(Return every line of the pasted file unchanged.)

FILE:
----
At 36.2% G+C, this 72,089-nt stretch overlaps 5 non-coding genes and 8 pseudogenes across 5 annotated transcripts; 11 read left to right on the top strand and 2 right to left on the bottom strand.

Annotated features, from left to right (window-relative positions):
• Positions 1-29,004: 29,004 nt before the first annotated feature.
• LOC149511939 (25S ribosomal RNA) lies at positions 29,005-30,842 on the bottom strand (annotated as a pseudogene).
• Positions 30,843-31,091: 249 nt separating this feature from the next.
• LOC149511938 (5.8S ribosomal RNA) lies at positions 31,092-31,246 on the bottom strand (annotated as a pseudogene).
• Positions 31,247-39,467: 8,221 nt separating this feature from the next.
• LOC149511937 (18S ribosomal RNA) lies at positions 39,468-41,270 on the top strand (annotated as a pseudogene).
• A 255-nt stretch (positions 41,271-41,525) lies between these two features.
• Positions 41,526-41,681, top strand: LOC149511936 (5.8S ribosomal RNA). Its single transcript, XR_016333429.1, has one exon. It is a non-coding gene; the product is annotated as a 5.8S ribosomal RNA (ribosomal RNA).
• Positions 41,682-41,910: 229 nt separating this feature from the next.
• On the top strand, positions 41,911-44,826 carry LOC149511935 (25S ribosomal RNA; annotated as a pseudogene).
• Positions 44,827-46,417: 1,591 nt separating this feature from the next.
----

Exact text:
At 36.2% G+C, this 72,089-nt stretch overlaps 5 non-coding genes and 8 pseudogenes across 5 annotated transcripts; 11 read left to right on the top strand and 2 right to left on the bottom strand.

Annotated features, from left to right (window-relative positions):
• Positions 1-29,004: 29,004 nt before the first annotated feature.
• LOC149511939 (25S ribosomal RNA) lies at positions 29,005-30,842 on the bottom strand (annotated as a pseudogene).
• Positions 30,843-31,091: 249 nt separating this feature from the next.
• LOC149511938 (5.8S ribosomal RNA) lies at positions 31,092-31,246 on the bottom strand (annotated as a pseudogene).
• Positions 31,247-39,467: 8,221 nt separating this feature from the next.
• LOC149511937 (18S ribosomal RNA) lies at positions 39,468-41,270 on the top strand (annotated as a pseudogene).
• A 255-nt stretch (positions 41,271-41,525) lies between these two features.
• Positions 41,526-41,681, top strand: LOC149511936 (5.8S ribosomal RNA). Its single transcript, XR_016333429.1, has one exon. It is a non-coding gene; the product is annotated as a 5.8S ribosomal RNA (ribosomal RNA).
• Positions 41,682-41,910: 229 nt separating this feature from the next.
• On the top strand, positions 41,911-44,826 carry LOC149511935 (25S ribosomal RNA; annotated as a pseudogene).
• Positions 44,827-46,417: 1,591 nt separating this feature from the next.